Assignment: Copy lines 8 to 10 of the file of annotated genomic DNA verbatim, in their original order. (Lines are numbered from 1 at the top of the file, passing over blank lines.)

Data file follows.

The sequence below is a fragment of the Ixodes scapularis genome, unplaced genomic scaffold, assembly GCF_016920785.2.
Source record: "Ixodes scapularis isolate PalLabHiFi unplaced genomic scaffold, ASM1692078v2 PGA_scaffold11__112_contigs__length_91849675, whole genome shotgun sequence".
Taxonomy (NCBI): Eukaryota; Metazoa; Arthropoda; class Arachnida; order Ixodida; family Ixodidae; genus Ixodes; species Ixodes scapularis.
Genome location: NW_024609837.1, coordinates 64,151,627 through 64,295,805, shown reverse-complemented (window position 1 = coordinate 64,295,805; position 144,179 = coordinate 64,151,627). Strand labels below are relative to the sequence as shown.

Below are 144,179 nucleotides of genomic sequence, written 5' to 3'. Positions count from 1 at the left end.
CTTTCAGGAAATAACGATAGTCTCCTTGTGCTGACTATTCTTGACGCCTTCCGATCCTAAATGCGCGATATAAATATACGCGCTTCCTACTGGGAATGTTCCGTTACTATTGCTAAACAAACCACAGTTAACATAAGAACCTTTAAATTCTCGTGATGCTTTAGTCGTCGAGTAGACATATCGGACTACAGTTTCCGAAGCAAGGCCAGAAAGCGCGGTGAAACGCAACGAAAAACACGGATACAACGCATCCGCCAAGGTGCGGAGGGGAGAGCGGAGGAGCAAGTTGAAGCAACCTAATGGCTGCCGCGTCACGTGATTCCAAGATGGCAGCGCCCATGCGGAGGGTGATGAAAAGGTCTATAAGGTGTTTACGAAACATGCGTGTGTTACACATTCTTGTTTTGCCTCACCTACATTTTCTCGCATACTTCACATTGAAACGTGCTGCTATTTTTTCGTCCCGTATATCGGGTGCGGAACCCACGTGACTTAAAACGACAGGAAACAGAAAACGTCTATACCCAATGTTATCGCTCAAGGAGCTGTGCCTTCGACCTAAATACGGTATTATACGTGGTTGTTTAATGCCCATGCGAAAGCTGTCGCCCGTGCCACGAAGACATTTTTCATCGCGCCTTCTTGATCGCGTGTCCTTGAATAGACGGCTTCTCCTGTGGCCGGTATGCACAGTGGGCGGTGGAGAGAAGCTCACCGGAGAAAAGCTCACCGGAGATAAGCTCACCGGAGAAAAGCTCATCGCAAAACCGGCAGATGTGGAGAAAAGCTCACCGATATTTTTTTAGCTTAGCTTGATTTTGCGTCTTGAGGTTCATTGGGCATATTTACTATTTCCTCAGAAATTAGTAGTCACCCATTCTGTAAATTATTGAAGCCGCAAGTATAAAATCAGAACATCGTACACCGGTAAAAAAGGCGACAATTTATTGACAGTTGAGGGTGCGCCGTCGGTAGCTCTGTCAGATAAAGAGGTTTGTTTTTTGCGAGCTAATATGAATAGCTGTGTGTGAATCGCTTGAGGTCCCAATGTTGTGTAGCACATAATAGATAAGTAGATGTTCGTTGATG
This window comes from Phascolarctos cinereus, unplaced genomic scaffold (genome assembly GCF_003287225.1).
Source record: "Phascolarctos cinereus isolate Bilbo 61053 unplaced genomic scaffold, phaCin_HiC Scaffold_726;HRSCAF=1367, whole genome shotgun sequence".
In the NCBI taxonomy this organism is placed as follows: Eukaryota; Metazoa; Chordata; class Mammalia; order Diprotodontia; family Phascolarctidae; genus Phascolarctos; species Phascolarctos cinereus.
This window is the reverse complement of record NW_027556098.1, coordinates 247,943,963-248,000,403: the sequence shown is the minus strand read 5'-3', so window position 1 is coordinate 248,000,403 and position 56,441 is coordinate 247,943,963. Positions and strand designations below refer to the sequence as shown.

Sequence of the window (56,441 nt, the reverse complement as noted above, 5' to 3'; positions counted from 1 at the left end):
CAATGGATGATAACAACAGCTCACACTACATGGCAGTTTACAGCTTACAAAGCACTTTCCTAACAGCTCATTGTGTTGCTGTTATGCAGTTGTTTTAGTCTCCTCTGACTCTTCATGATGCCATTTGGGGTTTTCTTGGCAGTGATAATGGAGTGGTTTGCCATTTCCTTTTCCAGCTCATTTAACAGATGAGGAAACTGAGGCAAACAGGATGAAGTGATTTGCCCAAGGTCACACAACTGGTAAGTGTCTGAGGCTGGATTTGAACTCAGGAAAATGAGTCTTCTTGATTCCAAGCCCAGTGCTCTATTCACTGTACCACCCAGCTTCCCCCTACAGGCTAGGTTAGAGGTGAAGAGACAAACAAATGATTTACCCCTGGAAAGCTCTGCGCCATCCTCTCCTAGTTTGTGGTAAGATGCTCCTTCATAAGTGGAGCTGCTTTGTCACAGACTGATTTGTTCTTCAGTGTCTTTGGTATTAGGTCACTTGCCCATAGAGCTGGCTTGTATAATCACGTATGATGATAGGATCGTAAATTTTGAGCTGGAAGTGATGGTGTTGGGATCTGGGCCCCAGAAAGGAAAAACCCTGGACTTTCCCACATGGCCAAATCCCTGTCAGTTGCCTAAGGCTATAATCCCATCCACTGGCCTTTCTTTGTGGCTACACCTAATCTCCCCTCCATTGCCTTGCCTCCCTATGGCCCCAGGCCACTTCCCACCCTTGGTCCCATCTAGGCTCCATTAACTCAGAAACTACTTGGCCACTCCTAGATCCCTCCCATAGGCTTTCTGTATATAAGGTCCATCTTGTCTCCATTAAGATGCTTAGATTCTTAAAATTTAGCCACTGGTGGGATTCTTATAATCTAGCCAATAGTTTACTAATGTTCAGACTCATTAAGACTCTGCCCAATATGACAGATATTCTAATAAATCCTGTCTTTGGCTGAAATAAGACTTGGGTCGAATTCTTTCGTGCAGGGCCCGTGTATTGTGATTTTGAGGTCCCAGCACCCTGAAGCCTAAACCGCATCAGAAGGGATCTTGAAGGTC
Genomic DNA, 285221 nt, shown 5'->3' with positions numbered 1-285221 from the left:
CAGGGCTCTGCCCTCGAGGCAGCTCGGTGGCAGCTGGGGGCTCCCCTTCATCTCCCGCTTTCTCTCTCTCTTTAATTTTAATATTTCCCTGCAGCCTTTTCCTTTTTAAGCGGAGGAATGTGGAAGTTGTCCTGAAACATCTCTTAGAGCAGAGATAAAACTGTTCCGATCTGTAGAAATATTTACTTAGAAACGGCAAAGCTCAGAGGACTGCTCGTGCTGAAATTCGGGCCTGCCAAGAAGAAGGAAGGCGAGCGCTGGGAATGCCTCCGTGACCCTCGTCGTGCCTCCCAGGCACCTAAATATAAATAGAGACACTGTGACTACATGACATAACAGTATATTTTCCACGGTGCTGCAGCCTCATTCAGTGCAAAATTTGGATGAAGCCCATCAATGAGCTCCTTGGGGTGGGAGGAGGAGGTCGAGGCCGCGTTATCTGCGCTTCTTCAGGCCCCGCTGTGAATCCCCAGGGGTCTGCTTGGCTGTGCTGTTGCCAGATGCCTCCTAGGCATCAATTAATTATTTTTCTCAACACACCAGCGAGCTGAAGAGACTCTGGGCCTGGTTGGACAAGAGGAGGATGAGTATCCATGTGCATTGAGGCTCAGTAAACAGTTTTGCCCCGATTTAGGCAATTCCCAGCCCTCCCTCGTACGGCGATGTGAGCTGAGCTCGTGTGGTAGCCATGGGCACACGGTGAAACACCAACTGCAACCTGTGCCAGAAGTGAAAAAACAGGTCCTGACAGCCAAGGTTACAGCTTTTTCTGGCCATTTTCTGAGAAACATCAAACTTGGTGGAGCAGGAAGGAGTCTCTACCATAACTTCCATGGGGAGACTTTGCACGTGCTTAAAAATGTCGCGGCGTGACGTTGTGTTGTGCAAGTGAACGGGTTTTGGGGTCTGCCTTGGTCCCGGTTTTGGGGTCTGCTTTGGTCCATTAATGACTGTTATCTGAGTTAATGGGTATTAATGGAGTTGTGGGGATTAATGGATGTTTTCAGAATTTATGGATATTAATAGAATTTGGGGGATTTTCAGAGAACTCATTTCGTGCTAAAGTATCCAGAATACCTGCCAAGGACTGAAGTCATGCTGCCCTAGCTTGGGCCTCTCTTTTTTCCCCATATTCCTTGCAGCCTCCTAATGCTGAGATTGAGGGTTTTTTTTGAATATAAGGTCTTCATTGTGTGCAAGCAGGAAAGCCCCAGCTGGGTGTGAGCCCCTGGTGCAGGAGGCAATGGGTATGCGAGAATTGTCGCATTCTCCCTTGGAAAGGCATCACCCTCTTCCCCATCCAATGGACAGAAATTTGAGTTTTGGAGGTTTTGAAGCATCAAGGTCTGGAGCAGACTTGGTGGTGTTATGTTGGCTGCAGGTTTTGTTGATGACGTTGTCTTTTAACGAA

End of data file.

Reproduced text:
Source record: "Phascolarctos cinereus isolate Bilbo 61053 unplaced genomic scaffold, phaCin_HiC Scaffold_726;HRSCAF=1367, whole genome shotgun sequence".
In the NCBI taxonomy this organism is placed as follows: Eukaryota; Metazoa; Chordata; class Mammalia; order Diprotodontia; family Phascolarctidae; genus Phascolarctos; species Phascolarctos cinereus.
This window is the reverse complement of record NW_027556098.1, coordinates 247,943,963-248,000,403: the sequence shown is the minus strand read 5'-3', so window position 1 is coordinate 248,000,403 and position 56,441 is coordinate 247,943,963. Positions and strand designations below refer to the sequence as shown.